Winter Roosting Ecology of Red Bats (Lasiurus Borealis) in Southwest Missouri

Date of Graduation

Summer 2005


Master of Science in Biology



Committee Chair

Lynn Robbins


Red bats (Lasiurus borealis) are one of the most commonly encountered bats in eastern North America, yet until recently, modest attention has been given to their natural history and over-wintering strategies. I have examined the red bat’s use of winter roosts in southwest Missouri. Radio-telemetry was used to track red bats for two winters (2003-2005) to diurnal roost sites. Eleven red bats were located in 36 tree roosts that consisted of 44.4% eastern red cedar (Juniperus virginiana), and 55.6% hardwoods, including white oaks (Quercus spp.), red oaks (Quercus spp.), and a dogwood (Cornus florida). Ninety-seven percent of roost sites in three were located on the south aspect of the canopy, while 91% of the roost trees were found on southern facing slopes. Canopy cover was significantly different between northern and southern sides of tree roosts, with roost sites occurring significantly more frequently in the location with least canopy cover. Ten red bats were successfully tracked to tree roosts, switched from tree roosts to leaf litter roosts when ambient temperatures approached or fell below freezing. Leaf litter depth, percent leaf litter ground cover, density of woody stems, average diameter of trees, and aspect of roosts were found to be determining factors in the selection of winter leaf litter roosts. Management of over-wintering red bats may require a more serious look at the use of winter/spring forest burns and the availability of oak/cedar forests.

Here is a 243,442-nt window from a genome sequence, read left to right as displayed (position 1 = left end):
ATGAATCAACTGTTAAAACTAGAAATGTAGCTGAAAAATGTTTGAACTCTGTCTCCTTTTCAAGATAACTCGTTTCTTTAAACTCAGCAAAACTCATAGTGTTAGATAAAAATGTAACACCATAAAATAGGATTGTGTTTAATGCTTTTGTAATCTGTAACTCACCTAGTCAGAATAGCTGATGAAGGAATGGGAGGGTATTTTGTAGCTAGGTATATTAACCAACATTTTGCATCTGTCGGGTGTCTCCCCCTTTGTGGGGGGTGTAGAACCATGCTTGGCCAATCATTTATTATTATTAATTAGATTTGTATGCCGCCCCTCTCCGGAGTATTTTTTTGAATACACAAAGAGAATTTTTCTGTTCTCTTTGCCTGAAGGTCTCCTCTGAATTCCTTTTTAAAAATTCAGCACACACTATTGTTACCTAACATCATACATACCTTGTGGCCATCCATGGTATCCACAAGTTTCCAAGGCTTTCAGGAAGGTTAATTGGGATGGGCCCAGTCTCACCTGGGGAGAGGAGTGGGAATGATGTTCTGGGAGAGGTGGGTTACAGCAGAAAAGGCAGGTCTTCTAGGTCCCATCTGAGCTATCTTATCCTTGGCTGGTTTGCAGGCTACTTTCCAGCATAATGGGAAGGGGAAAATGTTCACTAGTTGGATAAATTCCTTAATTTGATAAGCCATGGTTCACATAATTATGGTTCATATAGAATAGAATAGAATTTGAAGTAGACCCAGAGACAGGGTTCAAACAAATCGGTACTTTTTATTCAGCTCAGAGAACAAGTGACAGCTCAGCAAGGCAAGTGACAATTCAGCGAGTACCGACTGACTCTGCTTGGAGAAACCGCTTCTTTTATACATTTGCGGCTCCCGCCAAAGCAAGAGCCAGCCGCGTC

Chiroptera, red bat, Lasiurus borealis, roosts, winter

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© Brad M. Mormann